YOU CAN DRIFT OR PLAN
Because of the constant demand on our time, it is easy to fall into the trap of drifting towards our future. The idea of planning ahead and being intentional about our future appeals to us but is often put aside because when we do have time we are too exhausted to take on another big project. I want to propose a short exercise that you could get initial results in around an hour’s time.
LIFE IS MORE THAN A CAREER
Too often when we do plan, it is focused on career changes, but while that is important, there are lots of other aspects to our life that could benefit from some intentional planning. The quality of our life is affected by our physical health, our relationships, our spiritual journey, and our career as well as other factors. What I will propose is a short but disciplined way of reflecting on your whole life. It is just a beginning, but it could energize a more complete process later on.
I’m going to specifically talk about religious leaders, but it can apply to any person who wants to take their life journey seriously.
THINKING BEGINS WITH WRITING
I want you to begin by thinking two years into the future. This will make it close enough that you can begin now to act on your thoughts but not so far into the future that you will be tempted to delay in getting started. I’m going to suggest five areas, but you can easily expand this into other areas as well. Writing your thoughts down, either on paper or with one of the various electronic devices, is important. Too often, when we try to just process our ideas in our mind, we keep spinning out of control. By writing it down, we can look at and reflect on what we are thinking. In each area, I will ask you to write three or four statements. Each statement will be different so you are probing a series of possibilities. By keeping it to three or four, you won’t get overwhelmed with the task.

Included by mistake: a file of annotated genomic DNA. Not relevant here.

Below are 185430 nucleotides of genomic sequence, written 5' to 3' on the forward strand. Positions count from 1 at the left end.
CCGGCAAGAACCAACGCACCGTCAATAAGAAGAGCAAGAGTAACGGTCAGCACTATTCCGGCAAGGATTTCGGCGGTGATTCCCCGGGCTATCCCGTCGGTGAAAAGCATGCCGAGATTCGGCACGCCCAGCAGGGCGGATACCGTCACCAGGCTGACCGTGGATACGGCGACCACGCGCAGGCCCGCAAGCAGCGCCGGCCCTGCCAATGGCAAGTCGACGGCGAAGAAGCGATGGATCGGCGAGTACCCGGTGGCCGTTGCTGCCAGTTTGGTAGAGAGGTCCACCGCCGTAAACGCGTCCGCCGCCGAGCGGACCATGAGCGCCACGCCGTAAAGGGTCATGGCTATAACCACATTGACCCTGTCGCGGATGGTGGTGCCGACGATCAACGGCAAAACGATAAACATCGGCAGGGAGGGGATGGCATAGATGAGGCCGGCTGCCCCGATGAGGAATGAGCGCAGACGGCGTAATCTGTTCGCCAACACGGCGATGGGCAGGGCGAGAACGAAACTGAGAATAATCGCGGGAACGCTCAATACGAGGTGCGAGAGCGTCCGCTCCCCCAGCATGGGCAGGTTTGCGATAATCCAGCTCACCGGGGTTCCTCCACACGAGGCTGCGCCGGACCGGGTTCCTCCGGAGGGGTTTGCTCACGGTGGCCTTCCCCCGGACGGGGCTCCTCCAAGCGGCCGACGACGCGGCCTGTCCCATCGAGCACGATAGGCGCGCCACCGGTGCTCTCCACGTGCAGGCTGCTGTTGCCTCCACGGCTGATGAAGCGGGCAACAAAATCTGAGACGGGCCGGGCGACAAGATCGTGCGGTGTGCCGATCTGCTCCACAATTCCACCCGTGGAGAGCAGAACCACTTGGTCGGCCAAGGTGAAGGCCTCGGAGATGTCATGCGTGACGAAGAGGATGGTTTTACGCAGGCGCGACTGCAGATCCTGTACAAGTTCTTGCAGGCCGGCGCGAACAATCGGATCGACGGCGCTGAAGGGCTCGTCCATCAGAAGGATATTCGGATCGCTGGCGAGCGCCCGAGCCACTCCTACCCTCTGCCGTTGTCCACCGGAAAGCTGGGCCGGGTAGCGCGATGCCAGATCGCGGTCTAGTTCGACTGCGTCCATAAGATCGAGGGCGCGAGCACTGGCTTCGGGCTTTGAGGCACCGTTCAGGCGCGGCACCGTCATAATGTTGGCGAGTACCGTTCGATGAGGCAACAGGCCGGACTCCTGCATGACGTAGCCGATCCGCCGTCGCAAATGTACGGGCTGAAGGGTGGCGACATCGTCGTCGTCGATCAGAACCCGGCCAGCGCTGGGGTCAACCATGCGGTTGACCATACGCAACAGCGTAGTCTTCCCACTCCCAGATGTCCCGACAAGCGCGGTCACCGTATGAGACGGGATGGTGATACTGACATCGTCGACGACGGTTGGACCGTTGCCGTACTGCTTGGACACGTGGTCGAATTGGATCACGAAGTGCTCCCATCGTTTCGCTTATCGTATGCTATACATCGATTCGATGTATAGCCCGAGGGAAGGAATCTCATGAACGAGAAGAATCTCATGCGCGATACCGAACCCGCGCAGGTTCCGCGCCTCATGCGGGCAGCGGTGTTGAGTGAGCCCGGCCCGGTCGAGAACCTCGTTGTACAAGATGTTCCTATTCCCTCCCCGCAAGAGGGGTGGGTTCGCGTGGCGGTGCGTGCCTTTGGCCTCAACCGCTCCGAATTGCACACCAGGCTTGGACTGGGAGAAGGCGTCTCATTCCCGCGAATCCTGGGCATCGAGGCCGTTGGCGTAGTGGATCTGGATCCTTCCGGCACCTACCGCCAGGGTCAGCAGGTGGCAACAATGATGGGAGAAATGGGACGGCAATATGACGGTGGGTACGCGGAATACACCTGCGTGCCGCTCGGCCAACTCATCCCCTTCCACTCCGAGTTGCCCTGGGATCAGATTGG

BEGIN BY BEGINNING
Begin by writing out three or four statements on where you would like to be physically in two years. Be as specific as you can. Instead of saying I want to be healthier, think about what that would look like. For example, I want to discipline myself to eat healthier foods and lose twenty pounds. Or I want to train myself to get at least eight hours of sleep at least five times a week.
Now, make three statements about where you would like to be emotionally in two years. Don’t take a lot of time analyzing the previous area before you move on to each new area. Continue to be as specific as possible so that you will be able to measure your progress. Also, don’t be afraid to identify small goals. Big changes begin with small steps. In the area of emotions, you will probably have to name some emotional traits that you wish to change. I’d like to be able to complete at least three days a week feeling thankful for what has taken place. I’d like to catch myself when I’m being cynical and alter my thoughts to something more positive.
We continue but this time focus on your relationships. Here you can make a choice as to whether you focus on your intimate relationships with family or close friends, or whether you want to look at your business or social relationships. If this process works for you, you may want to choose one area of relationships now and then return to others at another time. Again, think about how you want those relationships to be two years from now. If you could alter your relationship with those who irritate you in the church, how would you like them to be in two years. What can you imagine changing in your relationship with your spouse or children.
Try to describe in specific ways how that relationship would look. Make three statements to describe three different ways that you would experience the relationship you have chosen. If you are a pastor, educator, you might want to focus on the larger relationship with the congregation, or groups within the church. Presbytery staff might want to imagine how they relate to the small congregations, the retired clergy, etc.